“Marshall, don’t push.” Martin frowned across at his brother then looked at Jessica. “Where did you meet your Inspector?”
“In London. I was a suspect in a murder.”
Martin and Marshall both raised their eyebrows.
“You were a suspect in a murder he was investigating?” Marshall asked with an incredulous tone to his voice. “And you’re sleeping with him?” he questioned in a whisper.
Jessica rolled her eyes. “Oh for Heaven’s sake,” she hissed and grabbed her purse. “Let me out, Martin. This is ridiculous. He’s already starting his nonsense and we haven’t even had brunch.”
“Marshall, calm down. Give her a chance to explain. Remember, I promised not to scold. That goes for you, too.”
“Put your purse down, Jessie, and finish telling me the story.”
Doing as her brother asked, Jessica sighed before starting from the beginning of the story. “I was visiting my friend Marjorie Ainsworth, before giving a speech at the International Society of Mystery Writers conference in London. While I was at Ainsworth manor, Marjorie was murdered. I was the one who found her. The local Inspector found my gold locket, the one that Frank bought me in London, lying under Marjorie’s bed. The fact that with Marjorie’s death, I had been catapulted to the position of the so called, Queen of Murder Mysteries, didn’t help my case. When Scotland Yard became involved, George was the Inspector assigned the case.”
“Cause when they met…it was murder.” Martin commented, quoting an old TV series.
“Martin,” Jessica laughed. “we are not Jonathan and Jennifer Hart.”
“Oh for hell’s sake.” Marshall hissed. “Get on with the story. Like how you went from being his prime suspect to being his prime squeeze as the kids of today would say.”
“Marshall, stop it.” Martin growled at the man. “Remember who the oldest brother is.”
“Why don’t we order our meals before I continue?” Jessica suggested, hoping to have some time to gather her thoughts before continuing with her story.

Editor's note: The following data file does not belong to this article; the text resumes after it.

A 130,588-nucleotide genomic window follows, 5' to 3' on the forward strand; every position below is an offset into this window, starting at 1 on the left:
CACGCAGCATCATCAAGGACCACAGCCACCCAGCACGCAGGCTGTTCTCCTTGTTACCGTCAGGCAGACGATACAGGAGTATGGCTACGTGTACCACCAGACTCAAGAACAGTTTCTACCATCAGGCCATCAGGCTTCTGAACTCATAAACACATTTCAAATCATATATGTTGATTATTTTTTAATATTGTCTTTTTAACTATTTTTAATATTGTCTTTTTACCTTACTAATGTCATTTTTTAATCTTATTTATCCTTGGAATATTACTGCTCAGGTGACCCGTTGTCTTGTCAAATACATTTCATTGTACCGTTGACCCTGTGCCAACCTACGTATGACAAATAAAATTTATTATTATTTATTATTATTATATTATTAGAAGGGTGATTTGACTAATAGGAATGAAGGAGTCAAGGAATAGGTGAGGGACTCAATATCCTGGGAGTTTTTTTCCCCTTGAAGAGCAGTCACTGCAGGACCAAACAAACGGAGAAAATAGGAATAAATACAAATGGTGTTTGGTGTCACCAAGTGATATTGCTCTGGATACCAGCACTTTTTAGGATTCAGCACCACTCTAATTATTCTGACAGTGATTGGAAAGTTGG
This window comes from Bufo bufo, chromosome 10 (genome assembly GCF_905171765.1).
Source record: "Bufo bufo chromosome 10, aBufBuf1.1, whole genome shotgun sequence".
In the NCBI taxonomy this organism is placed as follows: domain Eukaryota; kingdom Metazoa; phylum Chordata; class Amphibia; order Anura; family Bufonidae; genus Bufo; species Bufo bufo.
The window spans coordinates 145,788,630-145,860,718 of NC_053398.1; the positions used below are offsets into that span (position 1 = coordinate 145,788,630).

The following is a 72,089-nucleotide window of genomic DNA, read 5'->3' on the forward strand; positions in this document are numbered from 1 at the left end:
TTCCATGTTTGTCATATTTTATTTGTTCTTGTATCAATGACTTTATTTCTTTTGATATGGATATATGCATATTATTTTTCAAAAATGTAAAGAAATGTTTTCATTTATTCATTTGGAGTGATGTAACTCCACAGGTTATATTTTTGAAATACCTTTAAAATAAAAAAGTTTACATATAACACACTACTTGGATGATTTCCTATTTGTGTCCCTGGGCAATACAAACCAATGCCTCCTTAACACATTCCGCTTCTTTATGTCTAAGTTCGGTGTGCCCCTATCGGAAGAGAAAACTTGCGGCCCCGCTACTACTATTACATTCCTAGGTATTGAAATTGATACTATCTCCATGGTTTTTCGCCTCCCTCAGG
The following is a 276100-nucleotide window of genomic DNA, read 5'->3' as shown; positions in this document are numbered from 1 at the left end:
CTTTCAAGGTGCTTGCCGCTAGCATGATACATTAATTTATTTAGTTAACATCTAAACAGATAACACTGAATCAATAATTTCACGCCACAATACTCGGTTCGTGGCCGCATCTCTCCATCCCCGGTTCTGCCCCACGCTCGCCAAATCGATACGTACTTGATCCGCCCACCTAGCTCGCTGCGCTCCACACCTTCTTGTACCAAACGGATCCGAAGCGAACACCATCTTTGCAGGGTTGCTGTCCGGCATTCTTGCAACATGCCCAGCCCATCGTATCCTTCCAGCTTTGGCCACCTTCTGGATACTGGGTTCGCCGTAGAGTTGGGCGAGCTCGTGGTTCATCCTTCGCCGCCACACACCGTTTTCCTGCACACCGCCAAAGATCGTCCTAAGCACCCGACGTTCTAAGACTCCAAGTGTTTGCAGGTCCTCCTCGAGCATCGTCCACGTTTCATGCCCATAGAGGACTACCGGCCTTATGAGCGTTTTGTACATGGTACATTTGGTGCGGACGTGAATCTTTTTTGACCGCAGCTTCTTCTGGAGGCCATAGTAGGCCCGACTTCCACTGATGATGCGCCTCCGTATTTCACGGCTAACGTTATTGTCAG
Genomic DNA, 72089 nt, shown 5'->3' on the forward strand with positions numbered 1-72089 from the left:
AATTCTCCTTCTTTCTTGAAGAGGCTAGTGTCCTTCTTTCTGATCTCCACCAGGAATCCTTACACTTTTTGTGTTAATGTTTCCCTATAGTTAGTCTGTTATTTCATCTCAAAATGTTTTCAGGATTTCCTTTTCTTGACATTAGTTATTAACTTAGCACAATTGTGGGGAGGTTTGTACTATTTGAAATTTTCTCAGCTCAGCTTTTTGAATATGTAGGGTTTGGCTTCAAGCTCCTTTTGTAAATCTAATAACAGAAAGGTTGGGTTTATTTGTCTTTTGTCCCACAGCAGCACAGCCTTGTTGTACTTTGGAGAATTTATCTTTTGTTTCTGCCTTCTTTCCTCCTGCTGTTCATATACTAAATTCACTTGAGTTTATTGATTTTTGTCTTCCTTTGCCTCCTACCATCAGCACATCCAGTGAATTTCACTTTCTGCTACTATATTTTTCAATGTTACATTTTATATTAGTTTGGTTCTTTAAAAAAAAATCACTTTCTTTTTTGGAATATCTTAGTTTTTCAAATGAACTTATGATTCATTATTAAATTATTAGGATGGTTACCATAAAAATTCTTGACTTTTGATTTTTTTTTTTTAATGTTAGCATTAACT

An hour later, and a few more threats to Marshall by Martin, Jessica was finishing her story. “And now we’ve gotten into a routine. He visits me in Cabot Cove twice a year, Independence Day and Thanksgiving, and I go and spend most of December with him in Wick. I leave in time to be home for the New Year. The only time this changes is when an important case comes up that he can’t get away from. Other than those times, we meet in London how many ever times I happen to be going there during a book tour. Occasionally George’s work brings him to New York and he always makes sure there is enough time to spend at least a couple of days with me.”
“And that’s what was going on when I stopped by, one of your…meetings.”
Jessica rolled her eyes. “Marshall, I don’t understand what your problem is.”
“I told you what my problem is.”
“I know, I know. My reputation.”
Martin frowned. “Her reputation? Marshall, have you gone completely mad?”
“What do you mean? Of course I haven’t gone mad. You know as well as I do what people think of our sister.”
“Yes, I do. I also know that she’s a grown woman who can make her own decisions. I’m guessing if you don’t stop this nonsense, you’ll get the same response from this man as you did Frank when you pulled your over protective act with him.”